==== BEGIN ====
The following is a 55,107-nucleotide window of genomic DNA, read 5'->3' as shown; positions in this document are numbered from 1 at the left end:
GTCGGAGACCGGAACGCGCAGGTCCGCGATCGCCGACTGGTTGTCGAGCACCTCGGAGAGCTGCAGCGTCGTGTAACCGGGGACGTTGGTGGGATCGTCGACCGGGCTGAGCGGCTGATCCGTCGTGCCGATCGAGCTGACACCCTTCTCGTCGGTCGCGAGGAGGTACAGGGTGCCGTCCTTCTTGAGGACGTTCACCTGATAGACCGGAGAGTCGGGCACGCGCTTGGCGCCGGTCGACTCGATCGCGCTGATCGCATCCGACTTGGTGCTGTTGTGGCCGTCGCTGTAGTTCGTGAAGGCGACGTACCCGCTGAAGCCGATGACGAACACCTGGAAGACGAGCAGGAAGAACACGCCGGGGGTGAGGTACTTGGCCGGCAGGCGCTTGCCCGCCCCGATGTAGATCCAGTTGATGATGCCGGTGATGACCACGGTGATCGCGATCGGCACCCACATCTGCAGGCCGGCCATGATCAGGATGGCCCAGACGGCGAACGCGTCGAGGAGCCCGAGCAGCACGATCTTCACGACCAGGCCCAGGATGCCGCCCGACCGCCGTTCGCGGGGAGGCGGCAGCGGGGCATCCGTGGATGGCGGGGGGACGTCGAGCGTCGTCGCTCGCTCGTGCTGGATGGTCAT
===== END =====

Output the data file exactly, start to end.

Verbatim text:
The following is a 55,107-nucleotide window of genomic DNA, read 5'->3' as shown; positions in this document are numbered from 1 at the left end:
GTCGGAGACCGGAACGCGCAGGTCCGCGATCGCCGACTGGTTGTCGAGCACCTCGGAGAGCTGCAGCGTCGTGTAACCGGGGACGTTGGTGGGATCGTCGACCGGGCTGAGCGGCTGATCCGTCGTGCCGATCGAGCTGACACCCTTCTCGTCGGTCGCGAGGAGGTACAGGGTGCCGTCCTTCTTGAGGACGTTCACCTGATAGACCGGAGAGTCGGGCACGCGCTTGGCGCCGGTCGACTCGATCGCGCTGATCGCATCCGACTTGGTGCTGTTGTGGCCGTCGCTGTAGTTCGTGAAGGCGACGTACCCGCTGAAGCCGATGACGAACACCTGGAAGACGAGCAGGAAGAACACGCCGGGGGTGAGGTACTTGGCCGGCAGGCGCTTGCCCGCCCCGATGTAGATCCAGTTGATGATGCCGGTGATGACCACGGTGATCGCGATCGGCACCCACATCTGCAGGCCGGCCATGATCAGGATGGCCCAGACGGCGAACGCGTCGAGGAGCCCGAGCAGCACGATCTTCACGACCAGGCCCAGGATGCCGCCCGACCGCCGTTCGCGGGGAGGCGGCAGCGGGGCATCCGTGGATGGCGGGGGGACGTCGAGCGTCGTCGCTCGCTCGTGCTGGATGGTCAT